The Iranian People in Flood Stricken Areas Must Act on Their Own to Mitigate Damage

The Iranian People in Flood Stricken

By Staff writer, SF

In northern Iran, near the Caspian Sea, lies the city of Aq Qala whose population is more than 35,000. It was one of the worst flood-stricken areas in the country. To date, no tangible help has reached the residents of Aq Qala city.

During the past few days, regime officials have made promises regarding compensation for losses and for preventing further damage from the flood. Even those with no insurance for their cars, agriculture, or livestock are promised compensation.

However, the wording of these promises is quite ambiguous. For instance, Iran’s President Hassan Rouhani said that the “government would compensate as much as it can” — but, what does “it can” mean?

The regime makes these empty promises because it is worried about angering the people. A representative of the Supreme Leader who was touring flood ravaged cities said, “Where ever we went, we heard people cursing us.”

Since December 2017 the people have been voicing their anger over government corruption, repression, and tyranny, and they are no longer buying empty promises and gestures. They have begun to act on their own to alleviate the suffering caused by the flood.

Videos are being posted online that show how the people are cooperating, like the one posted by a resident of Aq Qala on the government-run Asr-e Iran website on March 27th. “People from 13 years of age to 60 are working day and night without sleep to salvage whatever is left of this devastating flood,” according to the resident who shot the video. “We tried our best to create a floodgate solely on our own with no help from the government.” Another resident said, “We rented an excavator to erect a temporary floodgate. We paid out of our own pockets, nothing came from the government.”

Members of Iran’s parliament, the Majlis, are concerned that there has been no tangible action to help the affected people. Iranian MP Nabi Hezar-Jeribi said, “I say that nothing would come out of these sessions. People are besieged by the flood. They don’t even know what has happened to them yet.”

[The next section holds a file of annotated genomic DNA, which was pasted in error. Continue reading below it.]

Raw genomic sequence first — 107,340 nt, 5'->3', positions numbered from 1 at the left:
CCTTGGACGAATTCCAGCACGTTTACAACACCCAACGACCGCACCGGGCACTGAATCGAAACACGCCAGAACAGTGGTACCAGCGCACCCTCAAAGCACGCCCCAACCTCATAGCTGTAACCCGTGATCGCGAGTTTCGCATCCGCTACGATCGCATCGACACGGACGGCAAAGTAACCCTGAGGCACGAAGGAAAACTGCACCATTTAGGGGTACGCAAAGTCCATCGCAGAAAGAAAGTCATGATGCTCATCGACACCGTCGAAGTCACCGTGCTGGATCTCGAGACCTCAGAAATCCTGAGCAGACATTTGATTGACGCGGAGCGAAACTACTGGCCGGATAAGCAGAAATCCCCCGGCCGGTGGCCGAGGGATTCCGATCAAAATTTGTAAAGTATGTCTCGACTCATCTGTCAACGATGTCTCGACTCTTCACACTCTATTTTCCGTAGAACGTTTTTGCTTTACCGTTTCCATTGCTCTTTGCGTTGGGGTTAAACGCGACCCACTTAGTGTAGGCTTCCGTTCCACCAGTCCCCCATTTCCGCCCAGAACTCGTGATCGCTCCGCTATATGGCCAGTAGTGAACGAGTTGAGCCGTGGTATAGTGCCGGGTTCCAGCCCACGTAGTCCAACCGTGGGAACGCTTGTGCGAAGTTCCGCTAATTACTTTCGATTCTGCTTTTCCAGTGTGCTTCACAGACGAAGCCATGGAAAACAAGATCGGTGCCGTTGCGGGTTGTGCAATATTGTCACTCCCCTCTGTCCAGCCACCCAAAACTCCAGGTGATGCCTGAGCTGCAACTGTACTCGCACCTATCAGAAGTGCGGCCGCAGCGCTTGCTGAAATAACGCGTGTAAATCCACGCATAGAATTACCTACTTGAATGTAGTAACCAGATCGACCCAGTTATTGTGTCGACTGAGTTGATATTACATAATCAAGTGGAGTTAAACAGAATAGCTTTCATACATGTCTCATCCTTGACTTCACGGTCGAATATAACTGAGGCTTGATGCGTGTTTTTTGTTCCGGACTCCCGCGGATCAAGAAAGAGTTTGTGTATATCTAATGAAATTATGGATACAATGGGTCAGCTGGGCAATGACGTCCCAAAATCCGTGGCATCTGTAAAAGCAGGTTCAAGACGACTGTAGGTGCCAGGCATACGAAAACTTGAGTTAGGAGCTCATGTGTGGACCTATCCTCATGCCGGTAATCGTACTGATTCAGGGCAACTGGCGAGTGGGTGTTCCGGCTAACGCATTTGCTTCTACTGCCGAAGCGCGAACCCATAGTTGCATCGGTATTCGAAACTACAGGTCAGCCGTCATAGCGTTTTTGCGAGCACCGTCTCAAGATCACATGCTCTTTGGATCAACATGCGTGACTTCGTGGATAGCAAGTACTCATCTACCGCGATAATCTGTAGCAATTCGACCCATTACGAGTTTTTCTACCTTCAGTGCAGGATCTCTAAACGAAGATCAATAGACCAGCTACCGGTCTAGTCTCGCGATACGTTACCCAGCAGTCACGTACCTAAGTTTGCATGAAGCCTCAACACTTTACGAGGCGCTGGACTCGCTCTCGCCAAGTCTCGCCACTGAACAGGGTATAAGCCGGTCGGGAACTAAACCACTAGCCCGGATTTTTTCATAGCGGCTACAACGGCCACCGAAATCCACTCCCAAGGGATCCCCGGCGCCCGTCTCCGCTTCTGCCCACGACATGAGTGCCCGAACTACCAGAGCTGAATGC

The PMOI reports that the people have formed local councils to confront the damage from the flooding and to help their neighbors. These local councils have taken the regime by surprise and frightened its officials. Local councils tend to develop into larger organized movements, and are viewed as a threat to a regime that is already on shaky ground.

It is believed that much of the flood devastation stems from projects carried out by the Islamic Revolutionary Guard, IRGC. The IRGC cares only about increasing their profits, and they don’t assess or analyze the effect of these projects on the environment. An example of this is the road that the IRGC constructed on an old riverbed in the southern city of Shiraz. The riverbed was a natural flood path, but as there had been no floods in that area for years, the IRGC decided to construct a highway there. On March 25th more than 200 commuters became victims of flooding on this highway.

Former IRGC commander, Shamkhani, in an attempt to divert blame said, “Anybody who has constructed roads or buildings on the dry riverbed in Shiraz is considered guilty.” He added, “It seems that the road was constructed partly by private sectors and partly by [Rouhani’s] government.”

Asr-e Iran website published a story on March 27th that read in part, “Previously, the railroad connecting Tehran to Gorgan, another northern city, passed through Torkaman harbor. But in recent years another railroad track was constructed. The new track connects the Torkaman harbor to Inche-boron business border. The flood ran passed the dam, but due to the land topography and the existing riverbeds, the flood should have been diverted from its path and finally run to the Caspian Sea, instead it hits a great wall which was the new railroad track and changes its path to the city of Aq Qala drowning the entire city.”

What Asr-e Iran website neglected to say was that the IRGC was behind the construction of the new railroad. It did report, however, that the local councils acted quickly to remedy the problem. “Without the knowledge of the governor, local people got to work at 5 o’clock in the morning and brought an excavator and tried to take care of the problem. The governor had already escaped town,” it wrote.

Instead of helping the people whose lives have been devastated by this disaster, the government is busy trying to close the gaps that may endanger their very existence, like the local councils. It has been reported that government officials prevented locals from helping others because they feared the local councils.

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